Welcome to our European Regulatory Roundup, our weekly overview of the top EU regulatory news.
EMA Recommends Approval of First Monoclonal Antibody Veterinary Medicine
The European Medicines Agency (EMA) has recommended a monoclonal antibody for approval in animals for the first time. EMA's Committee for Medicinal Products for Veterinary Products (CVMP) gave its backing to Zoetis' treatment for atopic dermatitis in dogs on the strength of trials run in the laboratory and clinic.
Zoetis' candidate, Cytopoint, is a caninized monoclonal antibody designed to target and inhibit the immune protein interleukin-31 (IL-31). Studies run by Pfizer, the former owner of Zoetis, show administration of IL-31 to dogs makes them itch, a symptom of atopic dermatitis. The effect seen in dogs is the result of IL-31's role in sending itch signals to the brain. By disrupting this messaging, Cytopoint has reduced itching in placebo-controlled research.
CVMP was sufficiently impressed by data on the onset, duration and strength of the response to the monoclonal antibody to recommend it for approval. The recommendation now passes to the European Commission, which will decide whether to issue a region-wide marketing authorization.
By giving its support to Cytopoint, CVMP has again demonstrated its willingness to approve novel veterinary medicines. Last year, CVMP recommended a DNA vaccine for approval in the European Union for the first time. The vaccine, Clynav, received the backing of CVMP after the committee reviewed the benefits it provides in protecting salmon from infectious disease, and the risks of introducing the product into the environment. CVMP has also published regulatory documents on novel classes of veterinary medicines including monoclonal antibodies.
However, the experience of companies that have received United States Department of Agriculture clearance to sell monoclonal antibodies shows challenges remain after regulatory hurdles are cleared. In 2015, Aratana Therapeutics dropped its monoclonal antibody animal medicine AT-004 in the face of weak sales.
At the meeting where CVMP recommended Cytopoint for approval, the committee also gave its backing to a bluetongue vaccine from Zoetis and a flea and tick treatment from Elanco.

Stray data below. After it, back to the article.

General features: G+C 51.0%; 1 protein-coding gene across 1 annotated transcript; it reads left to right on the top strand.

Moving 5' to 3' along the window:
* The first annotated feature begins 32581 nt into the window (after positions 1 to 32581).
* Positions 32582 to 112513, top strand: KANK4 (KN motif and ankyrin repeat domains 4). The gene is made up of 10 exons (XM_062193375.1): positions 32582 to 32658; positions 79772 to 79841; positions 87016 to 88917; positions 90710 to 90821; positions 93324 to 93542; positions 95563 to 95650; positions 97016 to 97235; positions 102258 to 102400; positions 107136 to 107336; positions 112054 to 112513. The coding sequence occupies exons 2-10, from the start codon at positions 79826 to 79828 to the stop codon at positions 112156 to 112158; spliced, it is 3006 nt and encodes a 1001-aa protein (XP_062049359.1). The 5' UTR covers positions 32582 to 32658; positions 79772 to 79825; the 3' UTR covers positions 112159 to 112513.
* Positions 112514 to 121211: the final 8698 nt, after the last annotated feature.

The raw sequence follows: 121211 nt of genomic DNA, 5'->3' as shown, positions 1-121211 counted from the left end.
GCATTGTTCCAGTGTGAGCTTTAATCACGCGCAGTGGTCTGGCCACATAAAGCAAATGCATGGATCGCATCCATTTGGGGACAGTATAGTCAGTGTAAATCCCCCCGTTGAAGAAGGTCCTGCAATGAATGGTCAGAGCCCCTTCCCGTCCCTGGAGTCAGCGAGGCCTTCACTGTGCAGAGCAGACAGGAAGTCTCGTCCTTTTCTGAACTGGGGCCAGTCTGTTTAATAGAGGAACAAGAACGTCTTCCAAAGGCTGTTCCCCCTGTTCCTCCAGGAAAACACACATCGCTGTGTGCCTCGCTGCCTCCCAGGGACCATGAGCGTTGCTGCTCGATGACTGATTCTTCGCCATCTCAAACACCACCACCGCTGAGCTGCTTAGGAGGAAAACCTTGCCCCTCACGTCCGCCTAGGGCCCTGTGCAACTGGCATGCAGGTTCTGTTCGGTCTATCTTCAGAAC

CVMP Release, More
MHRA Adverse Event Reporting Tool Incorporated into Clinical Software System
The United Kingdom Medicines and Healthcare Products Regulatory Agency's (MHRA) Yellow Card adverse event reporting system has been built into clinical software used by general practitioners. Integration is intended to make it easier for doctors to report suspected adverse drug reactions.
Following the integration, users of the Vision software can fill in and send Yellow Card reports from within the program. Importantly, the system automatically pulls information from patient records to populate fields that must be completed to submit an adverse event report. MHRA thinks the time savings enabled by this automation, plus the convenience of using software doctors will have open when learning of a side effect, could lead to an uptick in reporting from users of the Vision software.
There is precedent for such an uptick. The Phoenix Partnership built the Yellow Card system into its SystmOne clinical software in 2010. Since then, MHRA has seen "a large increase" in the number of adverse event reports coming from general practitioners. The SystmOne system alone accounted for more than one-fifth of all Yellow Card reports sent directly to MHRA in 2016.
MHRA wants to build on this position by incorporating the Yellow Card system into more pieces of software. Cegedim's Vision is the second program to incorporate the Yellow Card system. The NHS IT supply framework allows general practitioners to use either SystmOne, Vision, EMIS Web or Microtest Evolution. The framework also mandates suppliers must integrate the Yellow Card system into their software.